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Into the Wild: The online clothing that combines a love for the midwest with a passion for the outdoors

Into the Wild: The online clothing that combines a love for the midwest with a passion for the outdoors

Sarah Sole

Justin Fowler has come full circle. 

In high school he started a T-shirt company for fun, and the endeavor had some success—his clothing even landed in a few malls. 

Now, at the age of 28, Fowler is back at the T-shirt game, this time with an apparel brand focused on showcasing the best of midwest landscapes. And Midwestern Outfitters is nothing if not eco-minded—a tree is planted with every purchase.  

For Fowler, the goal is to tap into hometown pride as well as nature appreciation. 

“My favorite thing about hiking is just looking at what is not in front of our eyes all the time,” he said. 


Fowler has always possessed a love for the outdoors. A Grove City resident, he grew up in Columbus and moved around quite a bit. As a high schooler, he took long bike rides to Brandywine Falls. As he got older, he got more and more into backpack hiking, hiking 10 to 15 miles at a time. 

“You can see something so beautiful,” he said. 

It was last July that Fowler became inspired to feature the captivating scenery of the midwest on t-shirts. And he knew a thing or two more about the design world than he did as a high school t-shirt maker.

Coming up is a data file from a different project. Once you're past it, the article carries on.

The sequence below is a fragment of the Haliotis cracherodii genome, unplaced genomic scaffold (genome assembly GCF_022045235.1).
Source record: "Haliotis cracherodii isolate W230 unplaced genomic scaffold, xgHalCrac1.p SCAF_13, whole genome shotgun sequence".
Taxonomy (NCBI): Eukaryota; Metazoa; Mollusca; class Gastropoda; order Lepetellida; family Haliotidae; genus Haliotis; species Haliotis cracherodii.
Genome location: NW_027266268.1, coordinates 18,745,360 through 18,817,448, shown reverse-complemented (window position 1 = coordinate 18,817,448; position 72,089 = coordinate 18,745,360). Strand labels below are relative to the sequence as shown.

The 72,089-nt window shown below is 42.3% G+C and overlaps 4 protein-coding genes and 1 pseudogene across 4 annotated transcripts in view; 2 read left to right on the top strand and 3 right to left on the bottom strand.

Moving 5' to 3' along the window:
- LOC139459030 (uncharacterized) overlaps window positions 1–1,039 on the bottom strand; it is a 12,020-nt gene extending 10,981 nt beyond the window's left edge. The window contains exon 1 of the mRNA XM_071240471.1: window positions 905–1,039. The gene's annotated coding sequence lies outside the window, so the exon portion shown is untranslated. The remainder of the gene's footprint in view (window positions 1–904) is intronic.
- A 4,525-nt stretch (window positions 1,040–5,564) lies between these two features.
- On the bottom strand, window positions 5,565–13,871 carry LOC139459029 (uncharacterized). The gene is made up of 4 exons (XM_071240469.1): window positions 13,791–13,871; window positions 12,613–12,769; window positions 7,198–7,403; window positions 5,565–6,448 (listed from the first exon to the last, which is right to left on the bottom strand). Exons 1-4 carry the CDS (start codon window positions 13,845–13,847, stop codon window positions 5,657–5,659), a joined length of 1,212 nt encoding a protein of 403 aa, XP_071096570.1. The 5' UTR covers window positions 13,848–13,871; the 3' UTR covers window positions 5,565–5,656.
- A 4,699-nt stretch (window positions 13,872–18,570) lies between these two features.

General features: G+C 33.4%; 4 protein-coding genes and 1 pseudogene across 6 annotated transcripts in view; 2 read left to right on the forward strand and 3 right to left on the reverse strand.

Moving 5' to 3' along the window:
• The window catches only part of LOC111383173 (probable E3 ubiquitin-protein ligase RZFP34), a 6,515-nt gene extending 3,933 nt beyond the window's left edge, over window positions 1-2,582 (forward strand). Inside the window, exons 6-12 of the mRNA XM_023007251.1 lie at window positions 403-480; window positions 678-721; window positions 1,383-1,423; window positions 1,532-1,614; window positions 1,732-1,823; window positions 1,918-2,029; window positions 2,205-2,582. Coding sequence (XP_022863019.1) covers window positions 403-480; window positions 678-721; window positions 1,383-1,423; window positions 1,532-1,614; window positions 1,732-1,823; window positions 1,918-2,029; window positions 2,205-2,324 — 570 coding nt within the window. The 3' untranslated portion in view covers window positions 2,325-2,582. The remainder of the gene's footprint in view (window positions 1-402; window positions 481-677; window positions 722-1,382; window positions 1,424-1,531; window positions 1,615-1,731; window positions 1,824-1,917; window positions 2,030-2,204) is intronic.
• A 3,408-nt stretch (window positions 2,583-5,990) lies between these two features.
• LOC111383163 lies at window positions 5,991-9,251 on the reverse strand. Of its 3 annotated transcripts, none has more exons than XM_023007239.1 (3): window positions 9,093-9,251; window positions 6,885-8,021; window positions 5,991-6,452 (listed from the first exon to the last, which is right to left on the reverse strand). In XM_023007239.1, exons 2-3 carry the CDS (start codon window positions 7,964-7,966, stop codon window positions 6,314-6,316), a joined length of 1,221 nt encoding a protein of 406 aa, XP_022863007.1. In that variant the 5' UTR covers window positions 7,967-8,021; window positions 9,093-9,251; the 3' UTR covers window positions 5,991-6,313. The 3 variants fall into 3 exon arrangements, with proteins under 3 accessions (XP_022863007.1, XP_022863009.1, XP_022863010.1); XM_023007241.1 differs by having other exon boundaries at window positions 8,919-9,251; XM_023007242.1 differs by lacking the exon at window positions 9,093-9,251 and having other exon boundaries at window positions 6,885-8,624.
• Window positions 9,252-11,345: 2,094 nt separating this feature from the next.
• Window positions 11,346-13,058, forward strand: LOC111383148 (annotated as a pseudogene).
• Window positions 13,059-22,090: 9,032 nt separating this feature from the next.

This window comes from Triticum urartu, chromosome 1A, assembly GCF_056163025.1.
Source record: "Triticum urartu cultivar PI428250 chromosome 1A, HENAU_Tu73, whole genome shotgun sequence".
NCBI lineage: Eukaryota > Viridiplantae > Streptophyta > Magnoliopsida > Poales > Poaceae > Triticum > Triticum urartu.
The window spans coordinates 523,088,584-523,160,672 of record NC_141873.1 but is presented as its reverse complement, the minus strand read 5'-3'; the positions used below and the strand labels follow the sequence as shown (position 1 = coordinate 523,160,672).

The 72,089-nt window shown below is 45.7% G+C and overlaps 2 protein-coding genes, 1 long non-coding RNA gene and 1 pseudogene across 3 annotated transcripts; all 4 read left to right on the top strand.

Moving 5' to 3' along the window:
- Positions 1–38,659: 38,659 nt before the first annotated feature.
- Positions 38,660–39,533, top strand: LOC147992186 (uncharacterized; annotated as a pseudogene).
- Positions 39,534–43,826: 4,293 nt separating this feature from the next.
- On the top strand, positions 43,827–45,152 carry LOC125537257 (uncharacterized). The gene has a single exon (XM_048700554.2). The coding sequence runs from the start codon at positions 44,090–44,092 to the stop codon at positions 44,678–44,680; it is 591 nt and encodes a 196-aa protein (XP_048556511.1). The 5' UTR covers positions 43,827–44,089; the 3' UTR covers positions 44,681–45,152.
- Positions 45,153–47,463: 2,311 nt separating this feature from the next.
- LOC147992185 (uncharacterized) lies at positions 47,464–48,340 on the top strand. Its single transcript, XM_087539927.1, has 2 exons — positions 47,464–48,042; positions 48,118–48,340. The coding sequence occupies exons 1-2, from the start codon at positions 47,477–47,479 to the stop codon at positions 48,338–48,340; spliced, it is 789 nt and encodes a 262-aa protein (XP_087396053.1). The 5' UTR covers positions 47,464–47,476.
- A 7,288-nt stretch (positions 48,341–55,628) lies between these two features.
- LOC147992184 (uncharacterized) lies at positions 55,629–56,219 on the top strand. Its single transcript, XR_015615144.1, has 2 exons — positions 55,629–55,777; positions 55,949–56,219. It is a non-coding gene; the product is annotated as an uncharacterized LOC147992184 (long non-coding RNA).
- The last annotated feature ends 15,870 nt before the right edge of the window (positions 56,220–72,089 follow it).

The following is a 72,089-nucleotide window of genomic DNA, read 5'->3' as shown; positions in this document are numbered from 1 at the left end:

For three and a half years, Fowler had served as creative director for a music production company in California. It was a role that gave him the design and website building experience he needed as an entrepreneur. 

Photo via Midwestern Outfitter’s FB

Part of what inspired Fowler was the plethora of memes about midwest stereotypes that could be found online. Many people have strong ties to college sports teams, Fowler thought, and the same sort of loyalty could apply to home states. He realized he could capitalize on this latter piece, by connecting state pride with an appreciation for nature. 

So Fowler launched his website in mid-August of 2020. He ended up selling out of 300-some shirts during his first month in operation. 

“It was pretty awesome,” he said. “It was cool to see.”

Fowler collaborates with his girlfriend Georgia’s brother, Keegan, on shirt designs. He likes to use photos he’s taken of midwest locations for his inspiration, letting the images inform the shirts’ color palettes and design. 

A shirt with three people in a kayak, for example, was inspired by a photo of Fowler and Georgia in Michigan. 

While Midwestern Outfitters has primarily t-shirts for sale now, Fowler eventually wants to offer items such as backpacks, hats, outdoor bottles, and hiking gear. While he doesn’t have a specific timeline in mind for releasing new shirts, he said they’re all designed and waiting on the right time. 

And while Fowler’s already focused on giving back with his tree planting initiative, he wants to double-down on that part of his business model. Eventually, he hopes to create a product line with part of the proceeds going to an organization to support mental health. 

“Mental health is very important to me and that is something I do plan on working towards too,” he said. 

To learn more, visit

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